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ERIC Number: ED418197
Record Type: Non-Journal
Publication Date: 1996-Mar
Pages: 59
Abstractor: N/A
Reference Count: N/A
Priority Shift: The Fate of Mandatory Busing for School Desegregation in Seattle and the Nation.
Kohn, Laura
Focusing on the experience of Seattle (Washington), this paper attempts to determine why school districts across the country have recently sought to de-emphasize segregation. Concerns about the validity of pursuing integration, particularly through busing, have been present throughout the history of school desegregation, but only recently is there a substantial withdrawal from mandatory integration policies. Following an introduction, Section II provides the contextual features of the study, and Section III discusses overarching issues of policy. Even though the federal courts and federal agencies played a large role in fashioning and enforcing this policy until the 1980s, there are wide variations in the implementation of the principles of Brown v. Board of Education, depending on local conditions and the local federal judge. Therefore, the Seattle case, considered in Section IV, illuminates the role that local dynamics play in desegregation policy. The most important factors in the recent retreat from integration are discussed in Section V, and the paper concludes in Section VI with speculations about the future of school equity policies and a consideration of the degree to which the country is returning to the era of separate but equal facilities. Recent court decisions, especially the conservative bent of the present Supreme Court, political mood, differing opinions among African Americans, and possible a general impatience with the time and money integration has cost, are all considered as possible factors in the trend away from busing. (Contains 4 figures, 5 tables, and 51 references.) (SLD)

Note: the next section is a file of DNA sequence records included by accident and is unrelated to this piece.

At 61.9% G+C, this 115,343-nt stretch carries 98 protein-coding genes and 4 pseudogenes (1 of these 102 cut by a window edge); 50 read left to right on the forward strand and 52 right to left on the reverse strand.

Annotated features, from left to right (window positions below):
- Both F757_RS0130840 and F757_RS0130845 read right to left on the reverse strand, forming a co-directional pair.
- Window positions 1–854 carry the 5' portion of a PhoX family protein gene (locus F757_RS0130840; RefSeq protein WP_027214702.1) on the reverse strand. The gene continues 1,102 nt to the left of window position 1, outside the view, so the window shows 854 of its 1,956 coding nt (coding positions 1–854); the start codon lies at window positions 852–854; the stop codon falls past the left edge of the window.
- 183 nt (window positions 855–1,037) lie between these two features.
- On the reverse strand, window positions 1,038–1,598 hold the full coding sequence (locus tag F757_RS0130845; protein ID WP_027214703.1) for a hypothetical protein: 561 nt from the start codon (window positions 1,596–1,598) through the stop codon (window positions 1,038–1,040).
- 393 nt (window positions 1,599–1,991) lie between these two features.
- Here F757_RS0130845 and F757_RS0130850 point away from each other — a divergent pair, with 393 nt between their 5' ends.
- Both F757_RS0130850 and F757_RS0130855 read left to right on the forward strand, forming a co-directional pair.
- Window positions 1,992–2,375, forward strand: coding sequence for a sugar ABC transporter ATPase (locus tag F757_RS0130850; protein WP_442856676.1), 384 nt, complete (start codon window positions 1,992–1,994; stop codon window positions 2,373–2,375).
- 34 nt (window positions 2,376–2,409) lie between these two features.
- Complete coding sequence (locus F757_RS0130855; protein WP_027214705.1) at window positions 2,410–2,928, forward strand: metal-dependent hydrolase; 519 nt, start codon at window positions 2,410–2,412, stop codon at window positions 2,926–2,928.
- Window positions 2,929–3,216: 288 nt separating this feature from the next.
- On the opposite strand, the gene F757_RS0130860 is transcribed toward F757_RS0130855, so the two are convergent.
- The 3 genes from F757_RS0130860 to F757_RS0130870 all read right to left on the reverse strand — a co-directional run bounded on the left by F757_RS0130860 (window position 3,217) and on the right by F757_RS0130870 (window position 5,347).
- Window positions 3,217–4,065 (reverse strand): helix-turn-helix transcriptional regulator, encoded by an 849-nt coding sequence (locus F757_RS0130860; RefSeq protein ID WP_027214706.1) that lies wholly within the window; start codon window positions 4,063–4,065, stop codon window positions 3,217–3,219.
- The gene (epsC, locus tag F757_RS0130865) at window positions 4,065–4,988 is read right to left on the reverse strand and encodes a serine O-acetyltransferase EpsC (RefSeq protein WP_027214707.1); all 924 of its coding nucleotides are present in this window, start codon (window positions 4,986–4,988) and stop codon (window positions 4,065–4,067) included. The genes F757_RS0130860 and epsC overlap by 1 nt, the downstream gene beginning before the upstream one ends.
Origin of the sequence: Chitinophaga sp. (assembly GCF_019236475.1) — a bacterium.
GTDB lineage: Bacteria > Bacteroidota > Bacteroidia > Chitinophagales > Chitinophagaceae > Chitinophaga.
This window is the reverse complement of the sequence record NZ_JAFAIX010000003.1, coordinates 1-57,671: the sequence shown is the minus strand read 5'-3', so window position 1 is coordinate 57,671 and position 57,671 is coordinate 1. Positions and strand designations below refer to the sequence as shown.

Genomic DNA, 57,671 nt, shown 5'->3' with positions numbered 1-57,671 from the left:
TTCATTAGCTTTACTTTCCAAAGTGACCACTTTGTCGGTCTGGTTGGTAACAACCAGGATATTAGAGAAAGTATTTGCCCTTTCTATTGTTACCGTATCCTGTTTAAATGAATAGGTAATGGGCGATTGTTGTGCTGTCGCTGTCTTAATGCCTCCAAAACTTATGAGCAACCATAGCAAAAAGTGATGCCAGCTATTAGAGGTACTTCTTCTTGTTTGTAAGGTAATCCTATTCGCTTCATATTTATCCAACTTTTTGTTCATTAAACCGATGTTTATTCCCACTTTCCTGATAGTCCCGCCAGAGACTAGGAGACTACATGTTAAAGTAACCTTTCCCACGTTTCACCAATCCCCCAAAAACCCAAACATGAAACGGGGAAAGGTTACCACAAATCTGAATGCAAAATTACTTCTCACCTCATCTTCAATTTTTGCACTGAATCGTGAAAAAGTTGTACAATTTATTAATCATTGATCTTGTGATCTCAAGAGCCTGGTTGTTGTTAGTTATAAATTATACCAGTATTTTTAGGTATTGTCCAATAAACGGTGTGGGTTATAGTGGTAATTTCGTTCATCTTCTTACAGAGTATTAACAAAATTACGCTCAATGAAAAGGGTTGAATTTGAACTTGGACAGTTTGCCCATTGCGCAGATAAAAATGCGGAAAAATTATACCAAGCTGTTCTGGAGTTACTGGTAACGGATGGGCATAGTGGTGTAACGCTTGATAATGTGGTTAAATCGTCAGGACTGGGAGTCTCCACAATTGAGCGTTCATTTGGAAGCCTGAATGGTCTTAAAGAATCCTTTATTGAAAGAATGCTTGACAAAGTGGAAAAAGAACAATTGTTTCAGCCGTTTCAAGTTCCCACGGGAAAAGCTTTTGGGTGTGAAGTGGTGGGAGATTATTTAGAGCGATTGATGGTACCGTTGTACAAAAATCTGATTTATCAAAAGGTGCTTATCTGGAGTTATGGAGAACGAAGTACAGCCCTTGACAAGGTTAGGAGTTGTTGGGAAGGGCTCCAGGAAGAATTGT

Publication Type: Numerical/Quantitative Data; Reports - Evaluative
Education Level: N/A
Audience: N/A
Language: English
Sponsor: N/A
Authoring Institution: Washington Univ., Seattle. Inst. for Public Policy and Management.; Rand Corp., Santa Monica, CA. Inst. for Education and Training.